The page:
An article by psychiatrist Athula Sumathipala that discusses a curious syndrome involving pathological anxiety about semen loss, has just become available online from last year’s British Journal of Psychiatry.
The syndrome, known as dhat, involves feelings of fatigue, weakness, anxiety, loss of appetite, guilt and sexual dysfunction, all attributed to the loss of semen.
Dhat is typically associated with India and China, where it was discussed in ancient texts. Sumathipala’s review makes it clear however, that such concerns have been prevalent in the west as well.
In fact, they were discussed as far back as early medical texts by Galen, and formed the basis of relatively recent (although spurious) theories on madness and masturbation.
The article starts with a discussion on the shaky psychiatric concept of a culture-bound syndrome – a supposedly culturally specific mental illness – and describes the curious syndrome in detail in the Results section of the paper.
Link to full text of article from the British Journal of Psychiatry.
Link to an Introduction to Culture-Bound Syndromes from the Psychiatric Times
A paper published in recent issue of the scientific journal Nature, describes a case of a woman who has the synaesthetic experience of tasting sounds and seeing them as specific colours.
She is a professional musician and uses her unique gift to pick out specific notes and tone intervals. Her abilities were tested by asking her to identity specific tone intervals while tasting sour, bitter, salty or sweet solutions.
When compared to other musicians, she found it more difficult when the taste of the solution differed to the taste usually produced by the tone interval, than when they matched.
Link to study summary from nature.com.
Link to writeup from wired.com
The Fortean Times have just put a fantastic article online about Outsider Art.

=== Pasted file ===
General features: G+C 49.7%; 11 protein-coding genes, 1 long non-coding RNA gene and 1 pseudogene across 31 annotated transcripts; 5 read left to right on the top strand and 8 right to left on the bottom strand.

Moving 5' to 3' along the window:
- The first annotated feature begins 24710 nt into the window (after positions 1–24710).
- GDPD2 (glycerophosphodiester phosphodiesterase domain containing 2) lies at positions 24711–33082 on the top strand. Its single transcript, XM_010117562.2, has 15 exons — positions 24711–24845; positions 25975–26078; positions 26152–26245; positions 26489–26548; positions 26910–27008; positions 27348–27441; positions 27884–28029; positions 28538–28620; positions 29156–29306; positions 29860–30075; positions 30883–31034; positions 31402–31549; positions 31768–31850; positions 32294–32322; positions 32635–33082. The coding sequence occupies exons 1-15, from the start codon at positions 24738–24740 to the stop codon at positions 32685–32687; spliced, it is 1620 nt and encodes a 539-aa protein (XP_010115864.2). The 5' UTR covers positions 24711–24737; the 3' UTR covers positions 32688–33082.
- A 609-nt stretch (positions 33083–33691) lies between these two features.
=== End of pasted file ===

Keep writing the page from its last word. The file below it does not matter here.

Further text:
Although the term ‘Outsider Art’ is used to describe artists from a number of different backgrounds, the art of people who have been declared insane or mentally ill is especially prominent.
The work can often be intricate, intense, disturbing and delightful, sometimes all at the same time, and is largely produced by people with no formal training or contact with the mainstream art world.
The above image is part of Adolf W√∂lfli’s picture ‘Irren-Anstalt Band-Hain’.
Link to Fortean Times article on Outsider Art.
Link to some Outsider artists on wikipedia.org
Lots of psychology isn’t rocket science – it’s not exactly stuff you couldn’t have figured out yourself if you’d have thought about it for long enough. Often the conclusions from some area of investigation are explained to you and you think ‘Well, hey, that’s obvious’. And of course there’s an argument that true answers often should be obvious, once you’ve been told them.
One of the the things I hoped we could do with Mind Hacks was give people framworks for looking at how our minds work, and how we interact with the environment, so that it becomes easier to spot the obvious in advance. After all, we all have minds, so we all have access to the raw data to draw the conclusions – it’s just that there are many things you don’t notice until you’ve learnt to see them. (Until someone stops me i’m going to call this ‘cultivated perception’).
So, I should be working on designed a questionnaire (a sign that I committed grevious sins in a past life?) and I noticed how I could improve it with a little lesson from Chapter 8 of the book.
Continue reading “Cultivated Perception”